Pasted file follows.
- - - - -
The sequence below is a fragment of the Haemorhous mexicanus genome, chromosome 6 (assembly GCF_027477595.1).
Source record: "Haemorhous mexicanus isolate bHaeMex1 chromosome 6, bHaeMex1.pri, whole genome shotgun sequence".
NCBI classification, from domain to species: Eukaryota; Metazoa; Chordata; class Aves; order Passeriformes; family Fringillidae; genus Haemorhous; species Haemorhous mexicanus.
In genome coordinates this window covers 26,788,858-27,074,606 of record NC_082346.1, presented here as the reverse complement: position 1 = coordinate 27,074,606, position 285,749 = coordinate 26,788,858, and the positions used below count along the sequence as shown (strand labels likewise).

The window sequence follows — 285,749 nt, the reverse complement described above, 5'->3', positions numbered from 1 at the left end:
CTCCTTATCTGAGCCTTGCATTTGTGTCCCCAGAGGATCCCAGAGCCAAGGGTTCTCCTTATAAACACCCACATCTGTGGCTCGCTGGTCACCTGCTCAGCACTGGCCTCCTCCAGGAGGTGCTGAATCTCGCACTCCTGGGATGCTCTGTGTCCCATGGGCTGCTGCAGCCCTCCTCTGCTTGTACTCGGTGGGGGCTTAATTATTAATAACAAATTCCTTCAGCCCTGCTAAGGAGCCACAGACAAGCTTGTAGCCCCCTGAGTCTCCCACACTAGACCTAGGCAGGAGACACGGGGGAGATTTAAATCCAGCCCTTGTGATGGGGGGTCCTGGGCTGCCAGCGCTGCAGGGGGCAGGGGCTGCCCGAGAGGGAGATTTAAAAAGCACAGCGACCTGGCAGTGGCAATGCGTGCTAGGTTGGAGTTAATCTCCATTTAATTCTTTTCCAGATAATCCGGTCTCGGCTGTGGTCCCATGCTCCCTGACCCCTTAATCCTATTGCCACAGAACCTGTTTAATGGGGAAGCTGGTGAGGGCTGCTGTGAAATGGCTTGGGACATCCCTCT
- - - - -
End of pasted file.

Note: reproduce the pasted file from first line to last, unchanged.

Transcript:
The sequence below is a fragment of the Haemorhous mexicanus genome, chromosome 6 (assembly GCF_027477595.1).
Source record: "Haemorhous mexicanus isolate bHaeMex1 chromosome 6, bHaeMex1.pri, whole genome shotgun sequence".
NCBI classification, from domain to species: Eukaryota; Metazoa; Chordata; class Aves; order Passeriformes; family Fringillidae; genus Haemorhous; species Haemorhous mexicanus.
In genome coordinates this window covers 26,788,858-27,074,606 of record NC_082346.1, presented here as the reverse complement: position 1 = coordinate 27,074,606, position 285,749 = coordinate 26,788,858, and the positions used below count along the sequence as shown (strand labels likewise).

The window sequence follows — 285,749 nt, the reverse complement described above, 5'->3', positions numbered from 1 at the left end:
CTCCTTATCTGAGCCTTGCATTTGTGTCCCCAGAGGATCCCAGAGCCAAGGGTTCTCCTTATAAACACCCACATCTGTGGCTCGCTGGTCACCTGCTCAGCACTGGCCTCCTCCAGGAGGTGCTGAATCTCGCACTCCTGGGATGCTCTGTGTCCCATGGGCTGCTGCAGCCCTCCTCTGCTTGTACTCGGTGGGGGCTTAATTATTAATAACAAATTCCTTCAGCCCTGCTAAGGAGCCACAGACAAGCTTGTAGCCCCCTGAGTCTCCCACACTAGACCTAGGCAGGAGACACGGGGGAGATTTAAATCCAGCCCTTGTGATGGGGGGTCCTGGGCTGCCAGCGCTGCAGGGGGCAGGGGCTGCCCGAGAGGGAGATTTAAAAAGCACAGCGACCTGGCAGTGGCAATGCGTGCTAGGTTGGAGTTAATCTCCATTTAATTCTTTTCCAGATAATCCGGTCTCGGCTGTGGTCCCATGCTCCCTGACCCCTTAATCCTATTGCCACAGAACCTGTTTAATGGGGAAGCTGGTGAGGGCTGCTGTGAAATGGCTTGGGACATCCCTCT